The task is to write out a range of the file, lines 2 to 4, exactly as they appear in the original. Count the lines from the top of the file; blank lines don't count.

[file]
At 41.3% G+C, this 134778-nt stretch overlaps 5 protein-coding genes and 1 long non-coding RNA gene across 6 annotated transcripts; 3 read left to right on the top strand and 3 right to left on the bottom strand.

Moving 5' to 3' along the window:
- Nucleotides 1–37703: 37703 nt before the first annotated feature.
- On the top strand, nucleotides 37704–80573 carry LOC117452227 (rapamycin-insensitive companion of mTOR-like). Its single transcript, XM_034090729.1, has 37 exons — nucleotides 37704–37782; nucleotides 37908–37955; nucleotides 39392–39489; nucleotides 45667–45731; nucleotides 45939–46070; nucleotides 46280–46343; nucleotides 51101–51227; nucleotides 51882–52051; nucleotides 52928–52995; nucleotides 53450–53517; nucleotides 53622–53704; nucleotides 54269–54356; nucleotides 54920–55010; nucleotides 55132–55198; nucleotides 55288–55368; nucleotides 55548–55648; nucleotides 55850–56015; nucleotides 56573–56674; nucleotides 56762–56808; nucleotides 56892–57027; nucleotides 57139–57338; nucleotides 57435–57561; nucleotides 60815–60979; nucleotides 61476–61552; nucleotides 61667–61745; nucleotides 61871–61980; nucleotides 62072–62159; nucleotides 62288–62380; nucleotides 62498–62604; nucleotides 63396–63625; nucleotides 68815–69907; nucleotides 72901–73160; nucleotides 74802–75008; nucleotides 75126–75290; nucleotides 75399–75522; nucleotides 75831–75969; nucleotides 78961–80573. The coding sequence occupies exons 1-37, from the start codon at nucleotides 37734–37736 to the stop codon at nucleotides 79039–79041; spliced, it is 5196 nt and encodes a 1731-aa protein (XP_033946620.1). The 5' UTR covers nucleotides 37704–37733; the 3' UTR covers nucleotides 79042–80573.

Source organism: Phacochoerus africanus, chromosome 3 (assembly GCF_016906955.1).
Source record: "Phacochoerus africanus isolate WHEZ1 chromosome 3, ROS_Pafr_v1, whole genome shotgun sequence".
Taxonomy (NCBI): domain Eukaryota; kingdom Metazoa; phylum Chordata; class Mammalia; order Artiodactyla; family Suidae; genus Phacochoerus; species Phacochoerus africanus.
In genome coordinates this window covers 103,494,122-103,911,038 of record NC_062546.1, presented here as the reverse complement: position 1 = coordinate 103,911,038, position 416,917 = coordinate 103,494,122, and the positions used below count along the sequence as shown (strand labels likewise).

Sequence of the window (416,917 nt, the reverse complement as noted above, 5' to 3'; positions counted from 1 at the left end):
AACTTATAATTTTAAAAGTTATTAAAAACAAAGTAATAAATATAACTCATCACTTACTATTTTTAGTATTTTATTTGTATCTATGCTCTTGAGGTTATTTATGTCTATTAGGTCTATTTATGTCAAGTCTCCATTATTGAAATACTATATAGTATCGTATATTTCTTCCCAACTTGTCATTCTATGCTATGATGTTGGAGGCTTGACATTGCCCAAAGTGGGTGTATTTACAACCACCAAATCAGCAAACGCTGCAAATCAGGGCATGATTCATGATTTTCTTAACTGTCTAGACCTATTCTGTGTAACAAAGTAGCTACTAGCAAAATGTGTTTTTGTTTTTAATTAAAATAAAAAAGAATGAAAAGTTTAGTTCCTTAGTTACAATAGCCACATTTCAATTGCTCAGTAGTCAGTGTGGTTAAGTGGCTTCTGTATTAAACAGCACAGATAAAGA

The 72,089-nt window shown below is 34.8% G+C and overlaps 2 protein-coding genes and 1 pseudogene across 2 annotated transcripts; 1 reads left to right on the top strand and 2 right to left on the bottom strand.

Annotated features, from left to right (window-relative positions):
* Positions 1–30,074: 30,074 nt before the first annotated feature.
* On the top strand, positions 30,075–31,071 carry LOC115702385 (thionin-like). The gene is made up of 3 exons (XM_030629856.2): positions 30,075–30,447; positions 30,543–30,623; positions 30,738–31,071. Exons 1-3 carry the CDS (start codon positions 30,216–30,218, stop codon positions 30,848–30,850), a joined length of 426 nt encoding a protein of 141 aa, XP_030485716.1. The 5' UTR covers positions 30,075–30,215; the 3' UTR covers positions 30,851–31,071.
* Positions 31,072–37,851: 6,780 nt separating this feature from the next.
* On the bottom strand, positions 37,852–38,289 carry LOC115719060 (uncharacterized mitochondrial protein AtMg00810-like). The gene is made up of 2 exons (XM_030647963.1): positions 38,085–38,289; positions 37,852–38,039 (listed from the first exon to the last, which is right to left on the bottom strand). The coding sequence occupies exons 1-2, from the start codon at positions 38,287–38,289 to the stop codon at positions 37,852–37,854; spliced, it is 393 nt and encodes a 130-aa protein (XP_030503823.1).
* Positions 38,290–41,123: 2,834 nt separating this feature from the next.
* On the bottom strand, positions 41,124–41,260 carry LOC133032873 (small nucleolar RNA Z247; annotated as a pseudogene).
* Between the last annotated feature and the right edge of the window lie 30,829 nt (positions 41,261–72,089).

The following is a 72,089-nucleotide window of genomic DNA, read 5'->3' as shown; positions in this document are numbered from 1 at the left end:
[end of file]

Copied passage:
Moving 5' to 3' along the window:
- Nucleotides 1–37703: 37703 nt before the first annotated feature.
- On the top strand, nucleotides 37704–80573 carry LOC117452227 (rapamycin-insensitive companion of mTOR-like). Its single transcript, XM_034090729.1, has 37 exons — nucleotides 37704–37782; nucleotides 37908–37955; nucleotides 39392–39489; nucleotides 45667–45731; nucleotides 45939–46070; nucleotides 46280–46343; nucleotides 51101–51227; nucleotides 51882–52051; nucleotides 52928–52995; nucleotides 53450–53517; nucleotides 53622–53704; nucleotides 54269–54356; nucleotides 54920–55010; nucleotides 55132–55198; nucleotides 55288–55368; nucleotides 55548–55648; nucleotides 55850–56015; nucleotides 56573–56674; nucleotides 56762–56808; nucleotides 56892–57027; nucleotides 57139–57338; nucleotides 57435–57561; nucleotides 60815–60979; nucleotides 61476–61552; nucleotides 61667–61745; nucleotides 61871–61980; nucleotides 62072–62159; nucleotides 62288–62380; nucleotides 62498–62604; nucleotides 63396–63625; nucleotides 68815–69907; nucleotides 72901–73160; nucleotides 74802–75008; nucleotides 75126–75290; nucleotides 75399–75522; nucleotides 75831–75969; nucleotides 78961–80573. The coding sequence occupies exons 1-37, from the start codon at nucleotides 37734–37736 to the stop codon at nucleotides 79039–79041; spliced, it is 5196 nt and encodes a 1731-aa protein (XP_033946620.1). The 5' UTR covers nucleotides 37704–37733; the 3' UTR covers nucleotides 79042–80573.